This widely acclaimed band's sixth album furthers its plight of providing the listener with a gamut of compelling contrasts amid a unique stylization that offers additional credence to the pioneering efforts instituted by Cryptogramophone Records. Here, violinist Jeff Gauthier leads a prominent cast through jazz-fusion, bop, free improvisation and resonating harmonic output with an in-your-face type composure to offset an array of tender subtleties and classical inferences.
With Nels Cline's scorching guitar licks and keen use of distortion and effects, the musicians embark upon a mind-altering Alice in Wonderland scenario on the opener "40 Lashes (With Mascara)," where eloquence, dynamism and spaced-out treatments attain a fruitful coexistence. Moreover, Cline lets it rip during a solo that may reside somewhere between Jimi Hendrix and John McLaughlin, abetted by trumpeter John Fumo's commanding lines to supplement the ensemble's rather unscrupulous mode of attack.
Diversity and guile are two prevalent factors within the body of the program. The ensemble delves into abstract group improvisation via mimicking dialogues and odd voicings by the soloists, and other segments designed with Gauthier's classical overtones and temperate balladry. However, "Seashells and Balloons" is steeped in linear unison choruses and subdivided into a hazy carnival atmosphere partly due to David Witham's off-center accordion work to complement a few torrid burnouts. But Cline's steely guitar notes and drummer Alex Cline's snappy rim-shots pave the way for a turbo-mode blitz, subdued by bassist Joel Hamilton's supple solo spot, as the band launches a rumbling reentry point towards the primary theme.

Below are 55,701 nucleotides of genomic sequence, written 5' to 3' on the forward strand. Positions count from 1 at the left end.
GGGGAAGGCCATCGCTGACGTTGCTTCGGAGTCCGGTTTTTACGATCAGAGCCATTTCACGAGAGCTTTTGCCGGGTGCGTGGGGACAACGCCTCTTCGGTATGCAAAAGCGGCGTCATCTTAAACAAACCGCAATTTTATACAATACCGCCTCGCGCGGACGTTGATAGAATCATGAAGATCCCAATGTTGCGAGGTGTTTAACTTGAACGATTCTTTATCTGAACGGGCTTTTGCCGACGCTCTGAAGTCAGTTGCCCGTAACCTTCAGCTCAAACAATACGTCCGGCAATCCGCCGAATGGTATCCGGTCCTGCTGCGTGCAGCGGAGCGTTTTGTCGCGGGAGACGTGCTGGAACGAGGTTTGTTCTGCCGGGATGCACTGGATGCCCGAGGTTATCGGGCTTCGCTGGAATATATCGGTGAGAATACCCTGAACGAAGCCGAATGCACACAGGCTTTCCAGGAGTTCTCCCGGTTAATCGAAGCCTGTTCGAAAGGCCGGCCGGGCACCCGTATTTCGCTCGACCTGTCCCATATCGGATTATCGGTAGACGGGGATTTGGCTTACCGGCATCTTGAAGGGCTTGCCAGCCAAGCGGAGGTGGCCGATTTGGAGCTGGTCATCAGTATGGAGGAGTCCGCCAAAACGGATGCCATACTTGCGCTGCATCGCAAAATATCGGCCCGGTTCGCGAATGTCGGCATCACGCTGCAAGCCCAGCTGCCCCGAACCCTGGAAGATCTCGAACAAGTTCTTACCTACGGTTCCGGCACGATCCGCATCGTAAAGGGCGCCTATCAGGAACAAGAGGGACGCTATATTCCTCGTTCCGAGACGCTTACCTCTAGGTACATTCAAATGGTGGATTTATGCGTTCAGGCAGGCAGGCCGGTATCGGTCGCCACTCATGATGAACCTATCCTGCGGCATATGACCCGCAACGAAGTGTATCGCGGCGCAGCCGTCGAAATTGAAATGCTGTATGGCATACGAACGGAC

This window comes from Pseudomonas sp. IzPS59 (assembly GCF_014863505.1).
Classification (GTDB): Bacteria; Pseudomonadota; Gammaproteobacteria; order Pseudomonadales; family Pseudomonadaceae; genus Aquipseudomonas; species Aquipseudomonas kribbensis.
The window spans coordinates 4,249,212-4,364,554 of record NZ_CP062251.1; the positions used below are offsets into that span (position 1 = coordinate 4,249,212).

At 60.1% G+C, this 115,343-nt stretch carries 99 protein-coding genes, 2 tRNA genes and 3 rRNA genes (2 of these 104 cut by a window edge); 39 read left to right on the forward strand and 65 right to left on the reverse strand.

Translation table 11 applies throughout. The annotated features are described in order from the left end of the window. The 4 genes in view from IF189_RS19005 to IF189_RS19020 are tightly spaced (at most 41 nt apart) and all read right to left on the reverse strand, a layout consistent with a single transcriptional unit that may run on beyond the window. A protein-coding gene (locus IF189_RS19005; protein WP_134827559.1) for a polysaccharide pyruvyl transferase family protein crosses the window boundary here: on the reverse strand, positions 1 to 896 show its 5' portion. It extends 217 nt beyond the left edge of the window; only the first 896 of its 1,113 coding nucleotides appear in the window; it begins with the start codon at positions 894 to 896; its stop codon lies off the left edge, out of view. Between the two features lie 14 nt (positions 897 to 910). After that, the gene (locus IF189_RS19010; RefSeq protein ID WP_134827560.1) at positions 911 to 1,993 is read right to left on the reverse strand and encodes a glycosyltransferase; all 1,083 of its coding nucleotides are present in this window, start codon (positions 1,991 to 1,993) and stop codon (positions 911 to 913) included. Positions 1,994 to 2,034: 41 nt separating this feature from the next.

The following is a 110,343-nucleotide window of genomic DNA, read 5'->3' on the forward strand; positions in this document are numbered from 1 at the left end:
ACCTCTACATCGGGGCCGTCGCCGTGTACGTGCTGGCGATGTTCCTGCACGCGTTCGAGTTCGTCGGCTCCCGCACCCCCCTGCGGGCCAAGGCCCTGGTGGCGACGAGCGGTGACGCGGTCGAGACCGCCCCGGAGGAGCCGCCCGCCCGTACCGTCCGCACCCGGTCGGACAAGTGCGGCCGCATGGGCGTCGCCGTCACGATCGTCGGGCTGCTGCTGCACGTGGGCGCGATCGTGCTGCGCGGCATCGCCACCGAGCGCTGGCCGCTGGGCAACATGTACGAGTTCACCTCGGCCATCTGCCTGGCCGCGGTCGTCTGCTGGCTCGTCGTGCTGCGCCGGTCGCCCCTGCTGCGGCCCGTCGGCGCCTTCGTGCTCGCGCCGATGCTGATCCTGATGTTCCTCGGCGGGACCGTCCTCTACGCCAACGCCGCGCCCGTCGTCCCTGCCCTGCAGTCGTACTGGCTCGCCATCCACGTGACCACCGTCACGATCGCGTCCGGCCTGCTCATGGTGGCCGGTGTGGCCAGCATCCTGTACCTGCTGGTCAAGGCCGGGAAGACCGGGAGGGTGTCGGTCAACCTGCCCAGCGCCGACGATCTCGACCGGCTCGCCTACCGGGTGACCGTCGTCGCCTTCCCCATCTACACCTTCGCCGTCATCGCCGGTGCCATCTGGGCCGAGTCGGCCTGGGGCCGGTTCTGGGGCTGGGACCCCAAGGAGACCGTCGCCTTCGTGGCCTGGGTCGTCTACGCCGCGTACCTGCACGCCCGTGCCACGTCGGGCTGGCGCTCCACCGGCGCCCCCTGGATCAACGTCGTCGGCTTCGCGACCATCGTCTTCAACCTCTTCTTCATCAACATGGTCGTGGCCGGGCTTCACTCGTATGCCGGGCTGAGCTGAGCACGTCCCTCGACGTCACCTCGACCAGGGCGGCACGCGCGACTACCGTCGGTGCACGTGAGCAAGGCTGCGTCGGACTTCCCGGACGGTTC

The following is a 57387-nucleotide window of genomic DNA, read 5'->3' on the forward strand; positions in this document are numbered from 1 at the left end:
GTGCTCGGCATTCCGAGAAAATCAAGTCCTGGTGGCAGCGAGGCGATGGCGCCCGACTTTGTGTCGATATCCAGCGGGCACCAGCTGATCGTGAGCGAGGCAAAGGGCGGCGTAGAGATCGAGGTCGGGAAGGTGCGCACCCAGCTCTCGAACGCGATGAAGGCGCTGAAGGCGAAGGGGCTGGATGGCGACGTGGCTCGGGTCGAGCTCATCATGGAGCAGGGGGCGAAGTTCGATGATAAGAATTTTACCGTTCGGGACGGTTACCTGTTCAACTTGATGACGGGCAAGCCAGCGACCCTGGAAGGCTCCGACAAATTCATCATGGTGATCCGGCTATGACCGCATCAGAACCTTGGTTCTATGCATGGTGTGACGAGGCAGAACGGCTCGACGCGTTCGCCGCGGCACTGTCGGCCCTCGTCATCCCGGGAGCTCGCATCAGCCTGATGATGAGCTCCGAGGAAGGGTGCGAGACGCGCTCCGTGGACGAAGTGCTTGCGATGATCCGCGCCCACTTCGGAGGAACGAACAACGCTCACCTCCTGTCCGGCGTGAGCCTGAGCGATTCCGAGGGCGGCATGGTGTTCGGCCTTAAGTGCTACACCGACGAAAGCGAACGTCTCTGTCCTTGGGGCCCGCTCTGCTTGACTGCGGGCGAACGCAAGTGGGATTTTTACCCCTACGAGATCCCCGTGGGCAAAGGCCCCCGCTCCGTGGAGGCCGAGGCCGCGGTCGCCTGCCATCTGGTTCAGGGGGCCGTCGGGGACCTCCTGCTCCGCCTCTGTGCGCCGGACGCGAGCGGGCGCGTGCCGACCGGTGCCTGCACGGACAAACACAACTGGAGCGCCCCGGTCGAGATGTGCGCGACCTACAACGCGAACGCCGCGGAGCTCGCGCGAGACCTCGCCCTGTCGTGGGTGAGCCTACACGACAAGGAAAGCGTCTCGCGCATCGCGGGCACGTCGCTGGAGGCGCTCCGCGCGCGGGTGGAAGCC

The musicians execute a dirge during "Prelude to a Bite," patterned by a steady heartbeat and tension-building episodes, countered by dips, spikes, Fumo's blaring horn parts and a smattering of electronics effects. No doubt, Gauthier and associates form a multidimensional outlook, containing the elements of an involved plot, often witnessed during a high-impact cinematic endeavor. Indeed, Open Source is sure to find its way on numerous top-10 lists for 2011.